Articles | Volume 15, issue 9
Development and technical paper
12 May 2022
Development and technical paper |  | 12 May 2022

Modeling the high-mercury wet deposition in the southeastern US with WRF-GC-Hg v1.0

Xiaotian Xu, Xu Feng, Haipeng Lin, Peng Zhang, Shaojian Huang, Zhengcheng Song, Yiming Peng, Tzung-May Fu, and Yanxu Zhang


Interactive discussion

Status: closed

Comment types: AC – author | RC – referee | CC – community | EC – editor | CEC – chief editor | : Report abuse
  • EC1: 'Version number to be added to title on gmd-2021-404', Havala Pye, 06 Jan 2022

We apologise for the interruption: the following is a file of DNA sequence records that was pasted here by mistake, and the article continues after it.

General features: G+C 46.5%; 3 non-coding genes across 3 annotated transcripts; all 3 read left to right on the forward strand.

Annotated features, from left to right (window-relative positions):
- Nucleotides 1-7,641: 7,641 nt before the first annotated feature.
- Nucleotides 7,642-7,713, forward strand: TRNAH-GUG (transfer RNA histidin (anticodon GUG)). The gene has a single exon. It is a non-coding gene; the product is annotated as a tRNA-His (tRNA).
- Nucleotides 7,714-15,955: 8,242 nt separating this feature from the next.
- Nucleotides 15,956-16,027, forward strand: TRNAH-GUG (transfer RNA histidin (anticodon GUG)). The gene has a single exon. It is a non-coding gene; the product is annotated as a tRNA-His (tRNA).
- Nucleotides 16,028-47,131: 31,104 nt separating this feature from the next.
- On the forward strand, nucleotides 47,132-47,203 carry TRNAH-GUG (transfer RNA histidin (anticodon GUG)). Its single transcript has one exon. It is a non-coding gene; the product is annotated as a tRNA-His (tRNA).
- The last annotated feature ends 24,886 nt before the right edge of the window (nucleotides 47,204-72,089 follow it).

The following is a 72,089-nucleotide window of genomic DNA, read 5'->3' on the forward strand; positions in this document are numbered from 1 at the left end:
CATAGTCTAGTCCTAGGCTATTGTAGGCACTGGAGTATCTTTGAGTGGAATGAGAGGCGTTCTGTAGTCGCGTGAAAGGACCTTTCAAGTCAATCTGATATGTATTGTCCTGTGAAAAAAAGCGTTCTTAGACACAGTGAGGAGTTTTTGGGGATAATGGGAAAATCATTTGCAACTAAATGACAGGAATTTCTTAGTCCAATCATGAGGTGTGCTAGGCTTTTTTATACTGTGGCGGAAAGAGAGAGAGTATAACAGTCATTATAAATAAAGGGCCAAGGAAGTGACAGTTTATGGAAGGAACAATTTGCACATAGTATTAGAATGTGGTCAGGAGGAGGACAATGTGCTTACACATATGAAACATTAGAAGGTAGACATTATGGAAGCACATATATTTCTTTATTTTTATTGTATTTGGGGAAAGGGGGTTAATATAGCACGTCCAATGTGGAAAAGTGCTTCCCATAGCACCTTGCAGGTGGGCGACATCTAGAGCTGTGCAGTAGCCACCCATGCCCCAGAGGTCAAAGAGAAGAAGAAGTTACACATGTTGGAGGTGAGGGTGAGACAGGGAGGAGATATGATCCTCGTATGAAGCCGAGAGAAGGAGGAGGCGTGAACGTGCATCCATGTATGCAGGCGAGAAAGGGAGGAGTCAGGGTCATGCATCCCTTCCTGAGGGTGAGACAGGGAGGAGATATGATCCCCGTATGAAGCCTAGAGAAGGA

• CEC1: 'Comment on gmd-2021-404', Astrid Kerkweg, 15 Feb 2022
    • AC1: 'Reply on CEC1', Xiaotian Xu, 15 Feb 2022
  • RC1: 'Comment on gmd-2021-404', Anonymous Referee #1, 10 Mar 2022
  • RC2: 'Comment on gmd-2021-404', Anonymous Referee #2, 10 Mar 2022

Peer review completion

AR: Author's response | RR: Referee report | ED: Editor decision
AR by Xiaotian Xu on behalf of the Authors (25 Mar 2022)  Author's response    Author's tracked changes    Manuscript
ED: Publish as is (05 Apr 2022) by Havala Pye
Short summary
Mercury is one of the most toxic pollutants in the environment, and wet deposition is a major process for atmospheric mercury to enter, causing ecological and human health risks. High-mercury wet deposition in the southeastern US has been a problem for many years. Here we employed a newly developed high-resolution WRF-GC model with the capability to simulate mercury to study this problem. We conclude that deep convection caused enhanced mercury wet deposition in the southeastern US.